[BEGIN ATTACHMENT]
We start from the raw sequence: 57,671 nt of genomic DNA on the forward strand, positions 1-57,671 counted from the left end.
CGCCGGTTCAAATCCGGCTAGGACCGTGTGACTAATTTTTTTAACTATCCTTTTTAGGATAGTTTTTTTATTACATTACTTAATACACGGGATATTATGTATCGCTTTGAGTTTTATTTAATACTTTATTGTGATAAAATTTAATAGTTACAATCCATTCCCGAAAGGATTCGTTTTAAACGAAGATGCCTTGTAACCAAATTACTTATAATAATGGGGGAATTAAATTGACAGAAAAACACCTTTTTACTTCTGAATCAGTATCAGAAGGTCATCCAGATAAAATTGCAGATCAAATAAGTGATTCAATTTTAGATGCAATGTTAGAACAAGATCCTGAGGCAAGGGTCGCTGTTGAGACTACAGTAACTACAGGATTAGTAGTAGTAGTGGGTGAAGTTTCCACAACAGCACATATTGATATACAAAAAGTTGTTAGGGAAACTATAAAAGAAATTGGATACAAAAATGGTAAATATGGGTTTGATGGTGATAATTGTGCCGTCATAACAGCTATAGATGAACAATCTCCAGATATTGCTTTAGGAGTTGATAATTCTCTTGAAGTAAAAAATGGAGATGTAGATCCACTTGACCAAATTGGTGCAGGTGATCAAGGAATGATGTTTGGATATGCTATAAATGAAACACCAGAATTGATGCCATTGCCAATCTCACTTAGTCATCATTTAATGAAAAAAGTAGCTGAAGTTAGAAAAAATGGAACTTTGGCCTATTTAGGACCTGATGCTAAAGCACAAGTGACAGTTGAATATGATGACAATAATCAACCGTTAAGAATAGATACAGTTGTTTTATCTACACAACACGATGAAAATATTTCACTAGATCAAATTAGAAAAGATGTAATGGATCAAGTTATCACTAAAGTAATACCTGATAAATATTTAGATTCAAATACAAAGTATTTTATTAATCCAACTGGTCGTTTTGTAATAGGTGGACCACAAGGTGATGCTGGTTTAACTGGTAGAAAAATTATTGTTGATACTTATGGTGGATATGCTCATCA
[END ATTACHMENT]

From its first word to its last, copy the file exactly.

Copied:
We start from the raw sequence: 57,671 nt of genomic DNA on the forward strand, positions 1-57,671 counted from the left end.
CGCCGGTTCAAATCCGGCTAGGACCGTGTGACTAATTTTTTTAACTATCCTTTTTAGGATAGTTTTTTTATTACATTACTTAATACACGGGATATTATGTATCGCTTTGAGTTTTATTTAATACTTTATTGTGATAAAATTTAATAGTTACAATCCATTCCCGAAAGGATTCGTTTTAAACGAAGATGCCTTGTAACCAAATTACTTATAATAATGGGGGAATTAAATTGACAGAAAAACACCTTTTTACTTCTGAATCAGTATCAGAAGGTCATCCAGATAAAATTGCAGATCAAATAAGTGATTCAATTTTAGATGCAATGTTAGAACAAGATCCTGAGGCAAGGGTCGCTGTTGAGACTACAGTAACTACAGGATTAGTAGTAGTAGTGGGTGAAGTTTCCACAACAGCACATATTGATATACAAAAAGTTGTTAGGGAAACTATAAAAGAAATTGGATACAAAAATGGTAAATATGGGTTTGATGGTGATAATTGTGCCGTCATAACAGCTATAGATGAACAATCTCCAGATATTGCTTTAGGAGTTGATAATTCTCTTGAAGTAAAAAATGGAGATGTAGATCCACTTGACCAAATTGGTGCAGGTGATCAAGGAATGATGTTTGGATATGCTATAAATGAAACACCAGAATTGATGCCATTGCCAATCTCACTTAGTCATCATTTAATGAAAAAAGTAGCTGAAGTTAGAAAAAATGGAACTTTGGCCTATTTAGGACCTGATGCTAAAGCACAAGTGACAGTTGAATATGATGACAATAATCAACCGTTAAGAATAGATACAGTTGTTTTATCTACACAACACGATGAAAATATTTCACTAGATCAAATTAGAAAAGATGTAATGGATCAAGTTATCACTAAAGTAATACCTGATAAATATTTAGATTCAAATACAAAGTATTTTATTAATCCAACTGGTCGTTTTGTAATAGGTGGACCACAAGGTGATGCTGGTTTAACTGGTAGAAAAATTATTGTTGATACTTATGGTGGATATGCTCATCA